We are so often caught up on our own, narcissistic lives that we often lose sight of the “big picture”. To begin this reading, ask yourself this: what do you think of when someone asks you to look at the “big picture”. Do you think of where your education is leading you, who you will be drawn to in your romantic life, what is the purpose of the 40+ hours you dedicate to work each week, where your place in history is or can be, how do others view you, or what you will accomplish before you die? I’d counter any of those by saying that none of them really matter.
In the grand scheme of things, what really matters doesn’t have anything to do with who you are. What really matters is the world around us. In the past year, I would say that this realization has offered me the most personal growth of anything else I’ve stayed up until 4 A.M. contemplating.
I would list one of my best attributes as the ability to put myself in another person’s shoes so that I can understand and relate to almost anyone on some level. As I’ve done this mental experiment over and over, figuring out the people around me and around the world, I’ve developed my own methods for how to best address each audience. The only thing that has really disturbed me was when I ventured out to put myself in the shoes of the less fortunate. I’m talking about the victims of AIDS, cancer, persecution, poverty in third-world countries, involuntary homelessness, resentful drug addictions, depression, and discrimination. Most of these problems are so enormous that I’m not really sure where to start or what to do. But, the first step to fixing anything is becoming intimately aware of the problem - it’s taking ownership of those issues and making a seemingly distanced problem your problem.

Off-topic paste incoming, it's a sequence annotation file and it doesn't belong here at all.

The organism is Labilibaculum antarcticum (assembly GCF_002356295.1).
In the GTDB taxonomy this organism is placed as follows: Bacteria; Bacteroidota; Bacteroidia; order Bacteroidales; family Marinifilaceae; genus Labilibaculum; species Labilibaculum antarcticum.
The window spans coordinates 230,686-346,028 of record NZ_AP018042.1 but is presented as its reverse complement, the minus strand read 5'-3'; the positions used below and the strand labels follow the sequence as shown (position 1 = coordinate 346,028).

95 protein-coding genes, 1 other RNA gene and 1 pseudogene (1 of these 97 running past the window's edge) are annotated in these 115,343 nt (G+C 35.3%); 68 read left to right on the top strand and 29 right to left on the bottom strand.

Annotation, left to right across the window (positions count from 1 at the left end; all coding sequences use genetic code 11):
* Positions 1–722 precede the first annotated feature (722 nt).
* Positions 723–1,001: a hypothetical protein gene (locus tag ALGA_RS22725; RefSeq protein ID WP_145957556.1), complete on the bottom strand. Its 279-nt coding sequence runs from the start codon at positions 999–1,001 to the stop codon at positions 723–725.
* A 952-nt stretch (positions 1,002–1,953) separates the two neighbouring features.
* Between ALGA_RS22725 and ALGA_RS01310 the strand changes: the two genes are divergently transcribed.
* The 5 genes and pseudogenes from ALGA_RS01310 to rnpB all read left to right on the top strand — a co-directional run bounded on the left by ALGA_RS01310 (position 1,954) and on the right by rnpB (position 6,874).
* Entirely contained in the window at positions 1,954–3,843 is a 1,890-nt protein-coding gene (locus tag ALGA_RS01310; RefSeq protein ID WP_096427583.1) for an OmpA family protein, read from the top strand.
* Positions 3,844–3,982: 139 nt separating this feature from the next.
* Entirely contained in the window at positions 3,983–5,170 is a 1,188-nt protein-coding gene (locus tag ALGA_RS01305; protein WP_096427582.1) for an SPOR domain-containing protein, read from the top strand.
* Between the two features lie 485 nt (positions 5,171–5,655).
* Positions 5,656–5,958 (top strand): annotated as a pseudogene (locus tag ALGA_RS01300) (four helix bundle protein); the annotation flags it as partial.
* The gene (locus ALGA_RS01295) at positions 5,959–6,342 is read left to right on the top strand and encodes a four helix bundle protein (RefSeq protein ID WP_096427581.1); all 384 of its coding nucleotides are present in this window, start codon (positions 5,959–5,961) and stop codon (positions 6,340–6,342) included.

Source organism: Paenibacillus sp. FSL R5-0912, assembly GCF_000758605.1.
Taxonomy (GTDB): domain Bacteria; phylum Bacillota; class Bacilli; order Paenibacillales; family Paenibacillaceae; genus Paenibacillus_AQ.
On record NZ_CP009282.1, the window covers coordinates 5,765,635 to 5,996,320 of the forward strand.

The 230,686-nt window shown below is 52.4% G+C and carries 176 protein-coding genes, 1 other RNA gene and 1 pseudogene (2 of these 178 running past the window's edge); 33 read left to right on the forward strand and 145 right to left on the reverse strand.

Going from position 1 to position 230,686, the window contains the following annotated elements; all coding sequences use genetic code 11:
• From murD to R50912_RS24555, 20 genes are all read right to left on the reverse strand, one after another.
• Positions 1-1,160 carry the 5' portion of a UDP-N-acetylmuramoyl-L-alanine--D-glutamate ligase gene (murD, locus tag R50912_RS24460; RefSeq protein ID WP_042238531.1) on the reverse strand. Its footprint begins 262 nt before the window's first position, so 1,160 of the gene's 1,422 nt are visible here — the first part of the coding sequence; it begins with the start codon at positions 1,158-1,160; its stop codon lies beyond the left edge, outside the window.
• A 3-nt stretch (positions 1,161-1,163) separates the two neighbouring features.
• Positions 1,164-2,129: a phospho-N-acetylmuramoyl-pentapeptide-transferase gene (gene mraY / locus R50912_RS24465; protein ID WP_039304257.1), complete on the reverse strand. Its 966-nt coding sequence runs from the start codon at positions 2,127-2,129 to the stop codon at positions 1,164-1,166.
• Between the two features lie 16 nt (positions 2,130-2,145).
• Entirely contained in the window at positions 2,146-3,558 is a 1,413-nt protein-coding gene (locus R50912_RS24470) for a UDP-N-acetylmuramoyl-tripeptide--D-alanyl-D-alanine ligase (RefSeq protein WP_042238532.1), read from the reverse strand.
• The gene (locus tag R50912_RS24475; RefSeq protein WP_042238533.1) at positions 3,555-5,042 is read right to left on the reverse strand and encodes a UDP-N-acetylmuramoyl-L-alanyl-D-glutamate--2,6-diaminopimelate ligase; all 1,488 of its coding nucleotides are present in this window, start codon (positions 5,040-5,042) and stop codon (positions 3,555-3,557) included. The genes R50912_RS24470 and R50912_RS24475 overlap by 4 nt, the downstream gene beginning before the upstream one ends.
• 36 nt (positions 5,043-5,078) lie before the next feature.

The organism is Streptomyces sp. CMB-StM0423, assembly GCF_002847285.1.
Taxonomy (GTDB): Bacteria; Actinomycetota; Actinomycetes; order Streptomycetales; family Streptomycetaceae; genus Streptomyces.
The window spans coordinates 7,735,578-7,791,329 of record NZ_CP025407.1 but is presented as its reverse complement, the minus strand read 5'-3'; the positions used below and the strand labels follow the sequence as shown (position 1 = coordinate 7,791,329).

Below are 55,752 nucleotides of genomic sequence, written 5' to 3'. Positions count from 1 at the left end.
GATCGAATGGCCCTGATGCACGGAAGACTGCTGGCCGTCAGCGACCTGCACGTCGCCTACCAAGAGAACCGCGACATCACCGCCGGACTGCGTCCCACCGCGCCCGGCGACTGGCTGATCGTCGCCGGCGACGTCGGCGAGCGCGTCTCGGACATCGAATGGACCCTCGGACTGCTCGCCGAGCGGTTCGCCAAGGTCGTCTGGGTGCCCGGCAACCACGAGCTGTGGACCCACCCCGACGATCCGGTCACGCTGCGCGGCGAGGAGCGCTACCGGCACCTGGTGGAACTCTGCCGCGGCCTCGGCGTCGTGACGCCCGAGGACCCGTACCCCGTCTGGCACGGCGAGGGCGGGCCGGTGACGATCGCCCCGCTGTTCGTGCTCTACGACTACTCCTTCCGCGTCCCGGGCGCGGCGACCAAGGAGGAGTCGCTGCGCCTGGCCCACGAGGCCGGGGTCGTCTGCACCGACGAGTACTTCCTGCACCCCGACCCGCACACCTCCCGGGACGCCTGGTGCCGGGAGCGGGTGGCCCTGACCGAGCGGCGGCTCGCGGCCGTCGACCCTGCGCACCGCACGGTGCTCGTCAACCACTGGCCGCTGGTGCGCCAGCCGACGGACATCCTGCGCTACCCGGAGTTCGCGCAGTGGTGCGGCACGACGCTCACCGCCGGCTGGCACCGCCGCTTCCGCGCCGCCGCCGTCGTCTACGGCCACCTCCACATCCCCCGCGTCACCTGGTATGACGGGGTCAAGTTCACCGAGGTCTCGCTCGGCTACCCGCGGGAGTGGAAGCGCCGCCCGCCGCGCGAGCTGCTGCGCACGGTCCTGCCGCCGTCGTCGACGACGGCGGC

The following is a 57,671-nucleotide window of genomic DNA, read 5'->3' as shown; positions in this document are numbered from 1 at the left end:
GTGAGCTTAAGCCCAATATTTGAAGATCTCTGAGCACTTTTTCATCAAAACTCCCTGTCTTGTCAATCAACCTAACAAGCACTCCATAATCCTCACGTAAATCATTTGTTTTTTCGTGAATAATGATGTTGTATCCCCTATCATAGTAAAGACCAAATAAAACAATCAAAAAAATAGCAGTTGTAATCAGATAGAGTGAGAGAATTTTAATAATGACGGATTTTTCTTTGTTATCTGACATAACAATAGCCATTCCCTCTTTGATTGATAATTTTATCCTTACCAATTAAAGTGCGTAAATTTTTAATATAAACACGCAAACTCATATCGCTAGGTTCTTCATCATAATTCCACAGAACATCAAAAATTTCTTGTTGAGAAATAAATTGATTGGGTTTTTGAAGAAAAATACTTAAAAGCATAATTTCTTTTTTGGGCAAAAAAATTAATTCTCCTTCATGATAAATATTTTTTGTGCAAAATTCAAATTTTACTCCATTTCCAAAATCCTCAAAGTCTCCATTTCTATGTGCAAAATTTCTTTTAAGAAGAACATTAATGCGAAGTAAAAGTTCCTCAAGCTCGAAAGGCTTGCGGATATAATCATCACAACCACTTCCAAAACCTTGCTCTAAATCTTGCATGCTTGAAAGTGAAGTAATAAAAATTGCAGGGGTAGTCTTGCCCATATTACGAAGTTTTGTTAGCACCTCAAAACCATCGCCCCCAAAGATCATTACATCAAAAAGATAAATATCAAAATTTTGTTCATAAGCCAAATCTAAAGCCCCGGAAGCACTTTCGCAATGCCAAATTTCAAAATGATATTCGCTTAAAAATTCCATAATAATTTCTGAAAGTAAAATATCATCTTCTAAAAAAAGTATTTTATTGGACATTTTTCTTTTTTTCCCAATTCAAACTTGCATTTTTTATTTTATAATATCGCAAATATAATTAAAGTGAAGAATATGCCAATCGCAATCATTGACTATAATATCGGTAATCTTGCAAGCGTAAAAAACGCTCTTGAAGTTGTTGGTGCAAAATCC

Nobody can do everything that they want. Our life paths are not really in our own control. What I want readers to get out of this is awareness. When you hear about a friend’s friend who has cancer, pretend that it’s your best friend. When you see a commercial of starving children in another country, imagine that you live there. When you experience a homeless man asking for a buck, realize it could very well be your son, brother, or old classmate that was voted “most likely to succeed”. When your path leads you to a stranger in tears, an old lady who drops her change, a child that can’t find her mother, or someone wheeling up a handicap ramp do something. I hope that, through this post and this network, I’m able to influence some minor and major acts of kindness. If you’ve read this and, subsequently, done something positive, please post a comment to show that being a good person is not only rewarding, but is also contagious.
Personally, I think that so far I have helped a lot of people in very minor ways. I’ve gotten McDonald’s gift cards to hand out to the homeless, went on a bike ride for diabetes (honestly, I wasn’t able to do the ride, but I still raised funds), donated towards every charitable cause people I know have raised funds for, offered my services and time free to gay/lesbian couples who want to get married in California, and done a lot of day-to-day types of things. I know, these are very minor things, but hopefully my path will allow me to make much greater accomplishments. One major action that I’ve decided is that my next “vacation” will be engineering bridges and/or structures in another country, where I can use my education to make a lasting difference for many others.
Sorry my posts so far have been serious. I promise my next one will have you saying OMG I was ROFL so hard